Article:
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Guest Blog Post – Melanie Gould

Hello, my name is Melanie Gould. I am a 13 year old animal skull and bone collector, and wildlife lover! I have been collecting for just under a year, and have 150 skulls, and quite a few full skeletons. My passion for osteology came from my love of the natural world. In this post I will talk about identifying your finds, and how bone collecting is a sustainable and ethical way to connect with nature when done responsibly.

I have found quite a few of my specimens when in the car with my parents, or when walking in the countryside looking for wildlife. From roads I have collected buzzards and owls, and from woodlands and fields, I have found badgers, foxes, and even piglets! You can learn an awful lot from the skeleton of an animal. You can tell how it hunted, what kind of animal it was, and even what caused it to die in many cases. However, sometimes bones can be confusing. I am now going to give you three simple tricks to tell bones and skulls apart!

A birds pelvis:

Left, Buzzard. Right, Barn owl

I have seen many people become confused when they find one of these, and it’s completely understandable, because they look nothing like what you would expect! This is the pelvis of a bird. A birds pelvis looks nothing like a mammal pelvis, which looks like this: (Insert picture two here). This is the pelvis of an old grey squirrel. A bird has one, solid pelvis, whilst a mammal has a four – part pelvis. When a mammal is born, it’s pelvis is in four parts. As it grows, the pelvis will fuse into two parts, and when the animal is old, like my grey squirrel, it is in one part.

A horn or an antler?

This is a really easy mistake to make. Deer have antlers, and animals like sheep and rhinos have horns. The difference? Antlers get shed once a year, and then they regrow a little bit bigger ready for the next year’s breeding season. Horns grow throughout the animals life. Antlers are made of bone, and horns are made of hard, compressed hair. Horns have a core made of bone, and that then it’s covered in a keratin sheath. The coloured covering on a birds beak is also made of a keratin sheath, and the puffin sheds his brightly coloured break sheath after the breeding season, and grows a plainer one. If you are lucky, you may find the shed antlers of stags when out walking!

Predator or prey?

From left to right: horse, lioness.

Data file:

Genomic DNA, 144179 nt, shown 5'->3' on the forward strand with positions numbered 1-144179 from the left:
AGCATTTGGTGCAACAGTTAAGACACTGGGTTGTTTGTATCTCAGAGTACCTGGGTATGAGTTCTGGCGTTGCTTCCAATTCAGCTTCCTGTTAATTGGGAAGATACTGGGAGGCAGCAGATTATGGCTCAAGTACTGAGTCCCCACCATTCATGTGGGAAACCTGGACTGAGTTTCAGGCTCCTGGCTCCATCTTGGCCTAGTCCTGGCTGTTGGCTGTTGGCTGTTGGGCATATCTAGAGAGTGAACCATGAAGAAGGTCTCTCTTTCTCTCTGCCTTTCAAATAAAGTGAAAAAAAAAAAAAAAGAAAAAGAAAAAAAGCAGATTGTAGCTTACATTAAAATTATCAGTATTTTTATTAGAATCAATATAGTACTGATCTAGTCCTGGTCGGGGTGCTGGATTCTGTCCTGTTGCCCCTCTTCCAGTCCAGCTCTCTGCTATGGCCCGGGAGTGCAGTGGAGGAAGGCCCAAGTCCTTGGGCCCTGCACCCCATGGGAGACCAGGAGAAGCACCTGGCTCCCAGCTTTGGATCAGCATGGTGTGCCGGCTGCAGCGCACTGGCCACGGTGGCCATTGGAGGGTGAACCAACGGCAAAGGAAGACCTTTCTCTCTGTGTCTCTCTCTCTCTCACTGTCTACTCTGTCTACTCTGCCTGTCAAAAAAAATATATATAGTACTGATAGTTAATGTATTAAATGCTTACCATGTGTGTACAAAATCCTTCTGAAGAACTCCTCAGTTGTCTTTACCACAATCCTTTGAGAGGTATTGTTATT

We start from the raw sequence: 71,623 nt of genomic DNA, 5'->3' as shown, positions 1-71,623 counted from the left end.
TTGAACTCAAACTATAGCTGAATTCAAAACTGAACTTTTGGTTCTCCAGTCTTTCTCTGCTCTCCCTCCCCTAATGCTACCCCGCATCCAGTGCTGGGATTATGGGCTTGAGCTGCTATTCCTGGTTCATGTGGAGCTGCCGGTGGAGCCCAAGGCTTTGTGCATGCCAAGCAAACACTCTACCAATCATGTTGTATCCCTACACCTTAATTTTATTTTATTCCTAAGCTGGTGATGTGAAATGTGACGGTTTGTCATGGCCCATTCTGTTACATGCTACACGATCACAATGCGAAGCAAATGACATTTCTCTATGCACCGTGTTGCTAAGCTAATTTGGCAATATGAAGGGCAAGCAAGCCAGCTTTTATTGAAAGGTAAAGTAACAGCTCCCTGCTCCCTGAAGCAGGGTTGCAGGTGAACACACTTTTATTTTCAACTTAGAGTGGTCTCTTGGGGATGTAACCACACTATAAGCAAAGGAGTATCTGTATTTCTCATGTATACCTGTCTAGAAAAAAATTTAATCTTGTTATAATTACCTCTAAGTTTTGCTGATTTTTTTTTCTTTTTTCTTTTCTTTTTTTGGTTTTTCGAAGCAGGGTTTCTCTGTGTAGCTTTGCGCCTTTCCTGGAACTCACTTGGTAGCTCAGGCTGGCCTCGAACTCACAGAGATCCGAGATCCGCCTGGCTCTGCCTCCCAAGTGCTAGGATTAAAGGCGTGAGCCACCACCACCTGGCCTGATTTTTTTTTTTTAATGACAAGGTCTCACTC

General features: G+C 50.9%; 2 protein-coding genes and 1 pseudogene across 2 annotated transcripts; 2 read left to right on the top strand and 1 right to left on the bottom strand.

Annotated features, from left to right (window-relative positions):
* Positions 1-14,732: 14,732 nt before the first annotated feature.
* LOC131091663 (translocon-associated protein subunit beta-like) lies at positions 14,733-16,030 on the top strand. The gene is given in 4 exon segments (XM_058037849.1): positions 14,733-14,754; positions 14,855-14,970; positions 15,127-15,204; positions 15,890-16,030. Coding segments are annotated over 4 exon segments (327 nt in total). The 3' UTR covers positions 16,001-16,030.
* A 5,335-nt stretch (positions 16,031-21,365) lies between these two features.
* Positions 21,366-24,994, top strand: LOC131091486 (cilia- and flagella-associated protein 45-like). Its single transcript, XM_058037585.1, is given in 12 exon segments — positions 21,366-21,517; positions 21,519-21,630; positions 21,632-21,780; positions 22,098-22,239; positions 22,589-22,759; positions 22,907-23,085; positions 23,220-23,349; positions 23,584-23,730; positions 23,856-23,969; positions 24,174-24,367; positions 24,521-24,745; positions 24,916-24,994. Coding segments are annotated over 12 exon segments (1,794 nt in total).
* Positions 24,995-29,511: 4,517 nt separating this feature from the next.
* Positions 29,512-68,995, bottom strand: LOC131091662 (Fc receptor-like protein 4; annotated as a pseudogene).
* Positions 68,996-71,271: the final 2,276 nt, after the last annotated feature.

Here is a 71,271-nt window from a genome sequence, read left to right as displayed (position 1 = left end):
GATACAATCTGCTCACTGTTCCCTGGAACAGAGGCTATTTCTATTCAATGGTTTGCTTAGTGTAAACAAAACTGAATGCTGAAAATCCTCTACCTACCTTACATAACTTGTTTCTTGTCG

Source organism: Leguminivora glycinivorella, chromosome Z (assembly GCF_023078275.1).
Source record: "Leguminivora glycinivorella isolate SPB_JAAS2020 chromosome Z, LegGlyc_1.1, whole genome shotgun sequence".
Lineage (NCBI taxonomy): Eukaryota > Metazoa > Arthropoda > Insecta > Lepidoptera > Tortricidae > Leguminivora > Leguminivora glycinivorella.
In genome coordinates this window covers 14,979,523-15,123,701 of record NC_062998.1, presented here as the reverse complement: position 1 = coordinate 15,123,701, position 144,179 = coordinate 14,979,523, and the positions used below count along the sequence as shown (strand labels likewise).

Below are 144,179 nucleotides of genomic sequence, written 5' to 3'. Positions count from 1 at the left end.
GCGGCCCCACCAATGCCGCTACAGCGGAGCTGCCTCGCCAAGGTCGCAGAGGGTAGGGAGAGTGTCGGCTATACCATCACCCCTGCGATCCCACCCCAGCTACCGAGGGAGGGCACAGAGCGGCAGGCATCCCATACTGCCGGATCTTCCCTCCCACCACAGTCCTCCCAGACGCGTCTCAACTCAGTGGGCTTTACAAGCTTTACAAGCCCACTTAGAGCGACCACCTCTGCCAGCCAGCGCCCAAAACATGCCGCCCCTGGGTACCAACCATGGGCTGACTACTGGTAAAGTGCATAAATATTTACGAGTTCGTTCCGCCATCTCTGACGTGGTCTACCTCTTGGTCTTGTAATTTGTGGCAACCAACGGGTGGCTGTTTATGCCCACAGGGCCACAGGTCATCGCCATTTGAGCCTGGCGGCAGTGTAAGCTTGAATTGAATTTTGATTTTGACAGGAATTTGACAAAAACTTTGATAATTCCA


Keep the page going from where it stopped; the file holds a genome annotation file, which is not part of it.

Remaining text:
When you look at the skull of a predator from the front, you look into where it’s eyes would have been. When you look at the skull of a prey animal, you can’t look straight into it’s eye sockets. This is because predators have evolved to have eyes on the front of their heads, so they can judge distances accurately. Prey animals have evolved eyes on the sides of their heads, so they can see behind them, and spot any predators trying to eat them. Predators don’t need to be able to see behind them, because nothing is going to try and hunt them. This is an easy way to tell predators and prey apart. Another way to tell predators and prey apart is by looking at their teeth. Grazing animals will have broad and flat teeth for grinding up vegetation, whilst predators will have four canines to seize their prey, and sharp, pointed teeth for crunching through bones and flesh.

If we are responsible with how we collect bones and skulls, it is a great way to learn from nature. A skull from an animal or bird can tell you a story, and teach you about the living creature. Nature is an amazing thing, and every animal is unique, so every skull and bone is unique, just like the animal it came from. If you look hard enough, you will notice things all around you. From the feather of a buzzard, to a fox skull. Collecting animal skeletons is another way to appreciate the nature around us.

Thank you to Megan for letting me write this post!

2315 replies
  1. annieirene
    annieirene says:

    Really interesting, thanks for sharing! I’m new to collecting bones and skulls. I currently have a black backed gull skull and I have a crow macerating in my courtyard! Can’t wait until it’s finished – the decomposition has taken a lot longer than I thought it would but I’m learning a lot (http://wp.me/p3YmgV-1h).
    Just wanted to point out that when I viewed this post the photo of the squirrel pelvis is missing. I’d love to see it!


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